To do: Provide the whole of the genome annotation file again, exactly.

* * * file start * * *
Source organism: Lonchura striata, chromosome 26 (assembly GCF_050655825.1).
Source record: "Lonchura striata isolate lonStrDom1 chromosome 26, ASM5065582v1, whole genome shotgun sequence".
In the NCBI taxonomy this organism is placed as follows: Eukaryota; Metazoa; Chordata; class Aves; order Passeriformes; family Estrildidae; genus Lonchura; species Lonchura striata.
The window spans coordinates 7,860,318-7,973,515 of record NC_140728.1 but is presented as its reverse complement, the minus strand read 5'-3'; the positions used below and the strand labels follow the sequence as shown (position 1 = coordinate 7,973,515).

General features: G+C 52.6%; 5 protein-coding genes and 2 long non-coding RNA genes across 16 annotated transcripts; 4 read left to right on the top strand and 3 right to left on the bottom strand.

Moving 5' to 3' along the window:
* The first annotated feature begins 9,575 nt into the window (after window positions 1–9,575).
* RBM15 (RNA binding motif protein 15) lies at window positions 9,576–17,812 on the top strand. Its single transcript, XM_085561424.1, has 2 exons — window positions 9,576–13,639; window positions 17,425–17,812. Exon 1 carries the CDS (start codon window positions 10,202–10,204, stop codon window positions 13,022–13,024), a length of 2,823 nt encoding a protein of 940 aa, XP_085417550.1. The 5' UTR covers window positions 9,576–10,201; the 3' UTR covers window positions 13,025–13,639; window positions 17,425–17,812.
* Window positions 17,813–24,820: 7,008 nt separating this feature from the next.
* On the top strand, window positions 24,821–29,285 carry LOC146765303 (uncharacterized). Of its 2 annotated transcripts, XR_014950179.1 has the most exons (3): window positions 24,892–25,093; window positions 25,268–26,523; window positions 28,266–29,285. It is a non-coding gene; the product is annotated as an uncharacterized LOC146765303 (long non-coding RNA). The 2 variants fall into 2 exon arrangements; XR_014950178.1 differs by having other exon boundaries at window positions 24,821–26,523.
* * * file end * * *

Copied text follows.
Source organism: Lonchura striata, chromosome 26 (assembly GCF_050655825.1).
Source record: "Lonchura striata isolate lonStrDom1 chromosome 26, ASM5065582v1, whole genome shotgun sequence".
In the NCBI taxonomy this organism is placed as follows: Eukaryota; Metazoa; Chordata; class Aves; order Passeriformes; family Estrildidae; genus Lonchura; species Lonchura striata.
The window spans coordinates 7,860,318-7,973,515 of record NC_140728.1 but is presented as its reverse complement, the minus strand read 5'-3'; the positions used below and the strand labels follow the sequence as shown (position 1 = coordinate 7,973,515).

General features: G+C 52.6%; 5 protein-coding genes and 2 long non-coding RNA genes across 16 annotated transcripts; 4 read left to right on the top strand and 3 right to left on the bottom strand.

Moving 5' to 3' along the window:
* The first annotated feature begins 9,575 nt into the window (after window positions 1–9,575).
* RBM15 (RNA binding motif protein 15) lies at window positions 9,576–17,812 on the top strand. Its single transcript, XM_085561424.1, has 2 exons — window positions 9,576–13,639; window positions 17,425–17,812. Exon 1 carries the CDS (start codon window positions 10,202–10,204, stop codon window positions 13,022–13,024), a length of 2,823 nt encoding a protein of 940 aa, XP_085417550.1. The 5' UTR covers window positions 9,576–10,201; the 3' UTR covers window positions 13,025–13,639; window positions 17,425–17,812.
* Window positions 17,813–24,820: 7,008 nt separating this feature from the next.
* On the top strand, window positions 24,821–29,285 carry LOC146765303 (uncharacterized). Of its 2 annotated transcripts, XR_014950179.1 has the most exons (3): window positions 24,892–25,093; window positions 25,268–26,523; window positions 28,266–29,285. It is a non-coding gene; the product is annotated as an uncharacterized LOC146765303 (long non-coding RNA). The 2 variants fall into 2 exon arrangements; XR_014950178.1 differs by having other exon boundaries at window positions 24,821–26,523.